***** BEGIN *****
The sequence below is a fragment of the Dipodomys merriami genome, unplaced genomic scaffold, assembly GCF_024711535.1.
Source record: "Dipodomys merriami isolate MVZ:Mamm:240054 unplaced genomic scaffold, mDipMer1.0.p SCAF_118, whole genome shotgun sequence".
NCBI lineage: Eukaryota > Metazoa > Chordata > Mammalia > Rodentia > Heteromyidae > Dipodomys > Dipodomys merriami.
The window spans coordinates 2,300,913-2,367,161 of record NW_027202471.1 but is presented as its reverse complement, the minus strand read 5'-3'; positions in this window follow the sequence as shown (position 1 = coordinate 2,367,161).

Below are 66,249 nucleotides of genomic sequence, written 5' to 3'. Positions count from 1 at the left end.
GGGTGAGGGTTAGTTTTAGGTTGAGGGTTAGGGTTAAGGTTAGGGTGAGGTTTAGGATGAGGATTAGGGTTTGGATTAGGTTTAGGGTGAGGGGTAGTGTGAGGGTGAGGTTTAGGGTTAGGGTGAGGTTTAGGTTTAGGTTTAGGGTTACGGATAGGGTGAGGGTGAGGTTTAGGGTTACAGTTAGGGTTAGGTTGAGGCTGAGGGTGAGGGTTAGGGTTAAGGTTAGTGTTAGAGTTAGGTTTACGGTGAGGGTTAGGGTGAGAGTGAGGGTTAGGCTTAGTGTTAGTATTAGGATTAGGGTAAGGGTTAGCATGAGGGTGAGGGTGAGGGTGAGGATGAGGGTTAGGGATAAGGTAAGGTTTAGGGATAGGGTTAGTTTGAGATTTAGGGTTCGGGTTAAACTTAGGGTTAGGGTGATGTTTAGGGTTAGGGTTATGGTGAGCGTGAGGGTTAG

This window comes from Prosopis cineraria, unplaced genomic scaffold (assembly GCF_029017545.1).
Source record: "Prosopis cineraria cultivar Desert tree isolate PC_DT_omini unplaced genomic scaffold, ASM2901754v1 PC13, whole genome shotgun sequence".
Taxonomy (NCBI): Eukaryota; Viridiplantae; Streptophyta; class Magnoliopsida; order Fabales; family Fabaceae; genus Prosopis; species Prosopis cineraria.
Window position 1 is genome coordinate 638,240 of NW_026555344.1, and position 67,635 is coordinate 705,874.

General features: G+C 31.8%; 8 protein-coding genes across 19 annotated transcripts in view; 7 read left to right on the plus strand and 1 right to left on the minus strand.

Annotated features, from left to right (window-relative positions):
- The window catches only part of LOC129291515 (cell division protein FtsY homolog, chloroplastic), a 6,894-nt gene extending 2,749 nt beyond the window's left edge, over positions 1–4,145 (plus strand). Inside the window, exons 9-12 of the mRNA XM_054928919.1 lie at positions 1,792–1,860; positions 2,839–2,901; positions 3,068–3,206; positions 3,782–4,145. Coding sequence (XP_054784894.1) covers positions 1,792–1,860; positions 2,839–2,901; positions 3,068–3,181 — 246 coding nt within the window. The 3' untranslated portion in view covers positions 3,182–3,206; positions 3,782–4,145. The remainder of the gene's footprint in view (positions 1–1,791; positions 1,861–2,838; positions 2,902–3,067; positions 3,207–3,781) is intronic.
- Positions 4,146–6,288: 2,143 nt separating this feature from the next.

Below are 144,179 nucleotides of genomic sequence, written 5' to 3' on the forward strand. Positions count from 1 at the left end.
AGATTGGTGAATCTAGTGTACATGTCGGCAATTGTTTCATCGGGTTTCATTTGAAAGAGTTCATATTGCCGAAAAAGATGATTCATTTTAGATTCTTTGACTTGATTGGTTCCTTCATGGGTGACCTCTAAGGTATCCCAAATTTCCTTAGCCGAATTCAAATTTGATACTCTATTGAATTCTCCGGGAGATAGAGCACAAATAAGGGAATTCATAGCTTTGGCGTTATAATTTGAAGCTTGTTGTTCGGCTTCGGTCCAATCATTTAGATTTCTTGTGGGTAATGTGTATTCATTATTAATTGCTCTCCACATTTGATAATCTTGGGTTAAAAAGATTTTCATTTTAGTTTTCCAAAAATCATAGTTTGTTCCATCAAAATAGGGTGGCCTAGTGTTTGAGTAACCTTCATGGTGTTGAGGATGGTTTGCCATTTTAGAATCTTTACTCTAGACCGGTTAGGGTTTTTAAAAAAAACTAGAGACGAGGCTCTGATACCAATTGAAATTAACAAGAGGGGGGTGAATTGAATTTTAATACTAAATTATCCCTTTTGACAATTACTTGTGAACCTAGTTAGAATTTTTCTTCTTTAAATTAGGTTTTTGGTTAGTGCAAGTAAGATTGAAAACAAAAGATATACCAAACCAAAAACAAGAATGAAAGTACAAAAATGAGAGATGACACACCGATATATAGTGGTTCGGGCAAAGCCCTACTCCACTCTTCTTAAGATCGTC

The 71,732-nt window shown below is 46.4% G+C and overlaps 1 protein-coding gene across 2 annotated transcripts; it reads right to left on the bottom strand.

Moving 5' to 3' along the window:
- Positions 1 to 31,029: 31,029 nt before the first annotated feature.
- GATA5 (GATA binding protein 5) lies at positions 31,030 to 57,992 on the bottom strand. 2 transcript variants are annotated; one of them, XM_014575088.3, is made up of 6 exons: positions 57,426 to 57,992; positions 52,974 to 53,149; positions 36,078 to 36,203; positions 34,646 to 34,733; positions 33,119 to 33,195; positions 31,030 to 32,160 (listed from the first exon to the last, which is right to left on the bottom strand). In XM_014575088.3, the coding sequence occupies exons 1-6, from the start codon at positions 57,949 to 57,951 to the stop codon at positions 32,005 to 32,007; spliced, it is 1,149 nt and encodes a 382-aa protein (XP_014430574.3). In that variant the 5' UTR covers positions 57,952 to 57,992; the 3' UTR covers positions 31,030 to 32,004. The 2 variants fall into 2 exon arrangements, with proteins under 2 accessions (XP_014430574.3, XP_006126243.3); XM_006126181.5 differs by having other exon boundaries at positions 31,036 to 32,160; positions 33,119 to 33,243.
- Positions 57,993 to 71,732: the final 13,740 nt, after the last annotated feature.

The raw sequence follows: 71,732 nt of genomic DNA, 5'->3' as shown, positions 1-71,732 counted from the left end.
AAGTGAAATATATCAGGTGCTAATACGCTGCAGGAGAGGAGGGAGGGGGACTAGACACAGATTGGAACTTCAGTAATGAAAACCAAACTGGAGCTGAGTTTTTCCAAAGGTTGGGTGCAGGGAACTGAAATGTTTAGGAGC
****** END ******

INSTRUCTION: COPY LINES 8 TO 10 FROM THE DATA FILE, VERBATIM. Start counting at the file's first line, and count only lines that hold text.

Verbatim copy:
Source record: "Prosopis cineraria cultivar Desert tree isolate PC_DT_omini unplaced genomic scaffold, ASM2901754v1 PC13, whole genome shotgun sequence".
Taxonomy (NCBI): Eukaryota; Viridiplantae; Streptophyta; class Magnoliopsida; order Fabales; family Fabaceae; genus Prosopis; species Prosopis cineraria.
Window position 1 is genome coordinate 638,240 of NW_026555344.1, and position 67,635 is coordinate 705,874.